2020. 08. 04.
Speech by József Szájer in the European Parliament – 22/07/2020
There is a lot of talk in this House about the rule of law, even from those who have no idea what it means. For us, the rule of law means freedom, national independence and democracy. The rule of law means the rule of law, rather than the rule of people. For thirty years, my generation has fought for this to not only be an inherited privilege for those living in the western part of Europe. We have fought for this!
But I will also tell you that the rule of law is not what many people here want to use it for. It does not mean accountability for unrecorded, unwritten rules. It does not mean double standards, when someone is punished for the same thing for which someone else is praised. It does not mean sanctioning or silencing political ideologies that some do not like.
Yet here, some use the concept of the rule of law for this, by emptying it and subordinating it to a party’s political goals.
Anyone who speaks about the rule of law should not waive the voting rules just to get a result that is favorable to him, as was done recently in the vote on the Sargentini report. Anyone who is a believer in the rule of law should not be afraid of dissenting opinions and should give the floor to the accused to defend himself. In the recent debate on Hungary, you refused to allow the Hungarian Minister to share his position.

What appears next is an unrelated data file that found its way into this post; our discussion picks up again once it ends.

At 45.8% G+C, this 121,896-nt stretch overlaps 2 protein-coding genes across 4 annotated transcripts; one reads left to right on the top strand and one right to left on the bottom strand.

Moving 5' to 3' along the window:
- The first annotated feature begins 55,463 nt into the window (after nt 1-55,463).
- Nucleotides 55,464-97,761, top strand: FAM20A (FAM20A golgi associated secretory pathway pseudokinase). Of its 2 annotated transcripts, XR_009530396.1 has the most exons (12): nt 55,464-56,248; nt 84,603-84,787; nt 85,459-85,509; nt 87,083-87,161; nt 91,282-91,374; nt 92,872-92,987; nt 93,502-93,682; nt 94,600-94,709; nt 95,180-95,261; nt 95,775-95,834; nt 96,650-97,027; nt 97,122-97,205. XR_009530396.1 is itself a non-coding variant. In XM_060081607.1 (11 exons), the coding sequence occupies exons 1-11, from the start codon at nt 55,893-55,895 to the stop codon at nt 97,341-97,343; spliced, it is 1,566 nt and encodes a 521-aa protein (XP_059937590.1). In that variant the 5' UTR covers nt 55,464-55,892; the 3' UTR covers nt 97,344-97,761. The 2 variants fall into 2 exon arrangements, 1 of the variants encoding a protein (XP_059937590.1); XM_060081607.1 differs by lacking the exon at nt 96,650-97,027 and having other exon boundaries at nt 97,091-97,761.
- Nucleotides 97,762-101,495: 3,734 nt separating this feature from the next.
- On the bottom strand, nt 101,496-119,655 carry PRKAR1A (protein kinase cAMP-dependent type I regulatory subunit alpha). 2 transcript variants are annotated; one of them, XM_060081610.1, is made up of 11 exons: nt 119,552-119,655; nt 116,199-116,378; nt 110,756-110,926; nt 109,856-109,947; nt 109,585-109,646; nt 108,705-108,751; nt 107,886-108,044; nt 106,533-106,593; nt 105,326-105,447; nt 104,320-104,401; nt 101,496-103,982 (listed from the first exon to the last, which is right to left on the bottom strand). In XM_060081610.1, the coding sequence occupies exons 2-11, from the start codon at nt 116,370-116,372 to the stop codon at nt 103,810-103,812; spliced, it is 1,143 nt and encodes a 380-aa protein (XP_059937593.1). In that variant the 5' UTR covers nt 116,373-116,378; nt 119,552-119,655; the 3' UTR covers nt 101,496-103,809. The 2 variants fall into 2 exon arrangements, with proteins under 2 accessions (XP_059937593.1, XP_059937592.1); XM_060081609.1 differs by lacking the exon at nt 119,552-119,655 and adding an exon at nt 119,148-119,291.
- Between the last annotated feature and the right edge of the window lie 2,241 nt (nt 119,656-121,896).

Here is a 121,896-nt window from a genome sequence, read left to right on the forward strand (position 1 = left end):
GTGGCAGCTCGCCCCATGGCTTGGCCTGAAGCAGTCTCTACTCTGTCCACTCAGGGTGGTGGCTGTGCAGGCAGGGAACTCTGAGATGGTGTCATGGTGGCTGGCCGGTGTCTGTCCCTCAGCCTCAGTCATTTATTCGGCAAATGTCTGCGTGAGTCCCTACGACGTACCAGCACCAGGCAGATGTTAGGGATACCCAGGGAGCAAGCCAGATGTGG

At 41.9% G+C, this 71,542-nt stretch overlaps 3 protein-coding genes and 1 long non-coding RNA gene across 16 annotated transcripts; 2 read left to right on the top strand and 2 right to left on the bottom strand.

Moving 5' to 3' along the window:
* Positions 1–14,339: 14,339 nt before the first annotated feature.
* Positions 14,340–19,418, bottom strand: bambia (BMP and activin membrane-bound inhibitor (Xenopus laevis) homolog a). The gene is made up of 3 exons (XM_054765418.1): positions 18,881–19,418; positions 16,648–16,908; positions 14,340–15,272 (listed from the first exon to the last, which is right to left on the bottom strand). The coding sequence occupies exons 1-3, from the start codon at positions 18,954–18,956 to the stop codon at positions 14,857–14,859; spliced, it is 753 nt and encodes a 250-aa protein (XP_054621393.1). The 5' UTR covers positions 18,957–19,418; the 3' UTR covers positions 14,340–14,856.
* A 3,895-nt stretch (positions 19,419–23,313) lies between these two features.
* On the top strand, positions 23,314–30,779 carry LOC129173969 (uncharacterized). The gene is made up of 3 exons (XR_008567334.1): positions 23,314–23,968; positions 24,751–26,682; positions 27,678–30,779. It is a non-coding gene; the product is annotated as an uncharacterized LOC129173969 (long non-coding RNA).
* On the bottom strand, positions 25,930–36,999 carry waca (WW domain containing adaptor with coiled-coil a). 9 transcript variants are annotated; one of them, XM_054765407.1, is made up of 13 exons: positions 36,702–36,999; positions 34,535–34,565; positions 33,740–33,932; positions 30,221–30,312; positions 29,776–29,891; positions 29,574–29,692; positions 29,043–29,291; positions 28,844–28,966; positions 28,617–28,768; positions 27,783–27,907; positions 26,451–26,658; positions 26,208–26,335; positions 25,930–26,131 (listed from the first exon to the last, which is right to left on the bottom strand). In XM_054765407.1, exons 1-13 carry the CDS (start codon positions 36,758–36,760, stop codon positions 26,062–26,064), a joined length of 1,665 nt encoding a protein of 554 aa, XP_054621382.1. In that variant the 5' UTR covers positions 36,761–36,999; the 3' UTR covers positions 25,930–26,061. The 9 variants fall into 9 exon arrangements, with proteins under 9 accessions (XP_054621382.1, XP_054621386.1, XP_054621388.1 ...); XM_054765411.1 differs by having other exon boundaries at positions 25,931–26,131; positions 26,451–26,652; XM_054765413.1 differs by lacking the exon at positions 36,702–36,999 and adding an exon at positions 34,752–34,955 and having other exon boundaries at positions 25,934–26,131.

One of the oldest principles of the rule of law derives from Roman law: nullum crimen sine lege. There is no crime without law. In this House, however, solutions are being envisaged in which the rule of law is determined on the basis of non-normative, non-legal criteria; even in the event of suspicion, severe financial sanctions would be imposed and equal treatment would not be guaranteed.
This is the communist model. This is the Orwellian model of thought, policing that already wants to punish intent. This is the Soviet method, the squeezing of the law in order to educate and blackmail countries that have different political thinking. We have seen this before. We have already been victims of similar endeavors; we have defeated them and we will not allow them to return through the back door.
Europe deserves a better, yes, better rule of law.
And Madame President, if you allow me one last word. In this House, some members like to lecture certain countries, certain politicians about observing rules in the name of rule of law; however, this parliament is in breach of its own rules of procedure at this very moment: Our rules clearly say that voting can start only after the debate on the floor has finished. We are still debating, but the voting has already started. This is a violation of our own rules.
So, let us first clean up our own house before we condemn others.